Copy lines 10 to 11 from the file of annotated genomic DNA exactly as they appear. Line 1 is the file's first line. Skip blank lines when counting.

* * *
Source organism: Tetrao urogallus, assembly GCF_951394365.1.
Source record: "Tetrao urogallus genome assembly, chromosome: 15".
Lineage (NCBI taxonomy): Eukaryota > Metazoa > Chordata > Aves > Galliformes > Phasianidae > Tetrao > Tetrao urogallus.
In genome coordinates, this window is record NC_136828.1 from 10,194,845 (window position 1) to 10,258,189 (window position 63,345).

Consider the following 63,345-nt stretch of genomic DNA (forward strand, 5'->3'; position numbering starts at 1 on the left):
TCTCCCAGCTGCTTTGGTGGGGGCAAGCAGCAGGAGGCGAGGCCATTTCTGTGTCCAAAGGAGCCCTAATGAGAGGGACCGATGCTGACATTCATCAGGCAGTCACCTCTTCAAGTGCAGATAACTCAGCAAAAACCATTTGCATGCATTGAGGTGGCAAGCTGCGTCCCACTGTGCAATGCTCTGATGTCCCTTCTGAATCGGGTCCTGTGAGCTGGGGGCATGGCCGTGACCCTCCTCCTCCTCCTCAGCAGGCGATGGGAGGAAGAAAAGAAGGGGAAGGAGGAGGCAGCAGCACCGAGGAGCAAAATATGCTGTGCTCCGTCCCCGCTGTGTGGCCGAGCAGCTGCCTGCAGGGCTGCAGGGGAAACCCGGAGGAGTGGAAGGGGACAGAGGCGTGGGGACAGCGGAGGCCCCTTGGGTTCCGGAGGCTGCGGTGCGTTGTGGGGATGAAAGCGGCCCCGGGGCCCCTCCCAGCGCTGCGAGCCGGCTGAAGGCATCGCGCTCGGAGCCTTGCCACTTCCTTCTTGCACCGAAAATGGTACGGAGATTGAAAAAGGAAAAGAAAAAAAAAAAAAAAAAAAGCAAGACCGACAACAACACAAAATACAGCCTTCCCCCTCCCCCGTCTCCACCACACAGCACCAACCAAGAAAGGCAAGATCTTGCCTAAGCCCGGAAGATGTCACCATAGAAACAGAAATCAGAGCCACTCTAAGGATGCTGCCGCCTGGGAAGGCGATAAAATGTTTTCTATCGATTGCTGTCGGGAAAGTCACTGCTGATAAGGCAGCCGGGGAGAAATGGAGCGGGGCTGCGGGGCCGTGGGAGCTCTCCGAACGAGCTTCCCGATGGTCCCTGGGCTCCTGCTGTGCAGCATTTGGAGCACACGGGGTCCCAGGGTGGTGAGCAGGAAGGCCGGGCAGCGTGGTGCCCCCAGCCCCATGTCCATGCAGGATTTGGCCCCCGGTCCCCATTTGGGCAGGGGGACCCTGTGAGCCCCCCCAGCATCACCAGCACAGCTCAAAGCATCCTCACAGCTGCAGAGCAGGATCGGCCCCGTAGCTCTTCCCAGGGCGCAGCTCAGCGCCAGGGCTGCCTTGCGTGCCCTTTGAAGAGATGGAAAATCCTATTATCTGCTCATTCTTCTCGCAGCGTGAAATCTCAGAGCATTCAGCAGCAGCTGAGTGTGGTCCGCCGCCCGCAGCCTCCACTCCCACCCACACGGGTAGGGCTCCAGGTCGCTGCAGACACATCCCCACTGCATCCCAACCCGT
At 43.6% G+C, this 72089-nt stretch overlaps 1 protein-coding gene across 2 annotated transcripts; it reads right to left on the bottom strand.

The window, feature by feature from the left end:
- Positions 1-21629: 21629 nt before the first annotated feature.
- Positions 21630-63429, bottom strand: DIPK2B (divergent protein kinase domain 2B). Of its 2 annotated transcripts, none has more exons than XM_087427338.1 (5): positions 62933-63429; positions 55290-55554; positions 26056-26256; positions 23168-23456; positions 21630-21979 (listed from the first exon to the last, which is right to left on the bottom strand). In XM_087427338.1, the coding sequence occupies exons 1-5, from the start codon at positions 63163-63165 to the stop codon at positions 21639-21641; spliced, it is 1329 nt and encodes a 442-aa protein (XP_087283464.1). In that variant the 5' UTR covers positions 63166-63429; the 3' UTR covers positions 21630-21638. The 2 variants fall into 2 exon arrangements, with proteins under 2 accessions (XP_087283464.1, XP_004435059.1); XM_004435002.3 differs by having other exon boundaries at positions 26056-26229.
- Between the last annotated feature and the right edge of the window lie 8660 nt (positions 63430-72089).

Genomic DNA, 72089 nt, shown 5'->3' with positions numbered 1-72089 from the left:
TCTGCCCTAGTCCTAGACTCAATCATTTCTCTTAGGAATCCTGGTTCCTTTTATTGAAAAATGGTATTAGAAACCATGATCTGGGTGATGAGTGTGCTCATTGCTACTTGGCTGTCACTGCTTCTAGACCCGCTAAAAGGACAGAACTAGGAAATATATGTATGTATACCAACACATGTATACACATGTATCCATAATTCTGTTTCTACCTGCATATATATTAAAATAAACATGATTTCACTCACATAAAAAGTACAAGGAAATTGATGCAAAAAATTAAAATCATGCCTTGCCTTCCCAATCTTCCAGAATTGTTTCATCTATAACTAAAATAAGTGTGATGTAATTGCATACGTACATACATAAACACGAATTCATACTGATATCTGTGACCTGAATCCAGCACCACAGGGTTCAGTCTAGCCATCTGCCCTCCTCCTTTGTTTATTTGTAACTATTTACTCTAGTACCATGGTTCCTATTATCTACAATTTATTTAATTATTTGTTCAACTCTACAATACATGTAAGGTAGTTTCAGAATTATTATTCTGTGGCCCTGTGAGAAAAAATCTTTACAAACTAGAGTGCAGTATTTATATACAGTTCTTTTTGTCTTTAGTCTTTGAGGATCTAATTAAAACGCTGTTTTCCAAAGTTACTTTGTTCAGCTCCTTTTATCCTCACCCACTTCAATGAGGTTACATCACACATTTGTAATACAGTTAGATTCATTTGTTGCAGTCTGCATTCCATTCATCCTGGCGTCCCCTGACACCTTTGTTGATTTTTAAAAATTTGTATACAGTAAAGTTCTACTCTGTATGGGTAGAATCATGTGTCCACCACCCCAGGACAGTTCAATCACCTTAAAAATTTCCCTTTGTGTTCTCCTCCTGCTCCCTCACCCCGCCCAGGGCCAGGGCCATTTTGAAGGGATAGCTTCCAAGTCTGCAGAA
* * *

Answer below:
- Positions 21630-63429, bottom strand: DIPK2B (divergent protein kinase domain 2B). Of its 2 annotated transcripts, none has more exons than XM_087427338.1 (5): positions 62933-63429; positions 55290-55554; positions 26056-26256; positions 23168-23456; positions 21630-21979 (listed from the first exon to the last, which is right to left on the bottom strand). In XM_087427338.1, the coding sequence occupies exons 1-5, from the start codon at positions 63163-63165 to the stop codon at positions 21639-21641; spliced, it is 1329 nt and encodes a 442-aa protein (XP_087283464.1). In that variant the 5' UTR covers positions 63166-63429; the 3' UTR covers positions 21630-21638. The 2 variants fall into 2 exon arrangements, with proteins under 2 accessions (XP_087283464.1, XP_004435059.1); XM_004435002.3 differs by having other exon boundaries at positions 26056-26229.
- Between the last annotated feature and the right edge of the window lie 8660 nt (positions 63430-72089).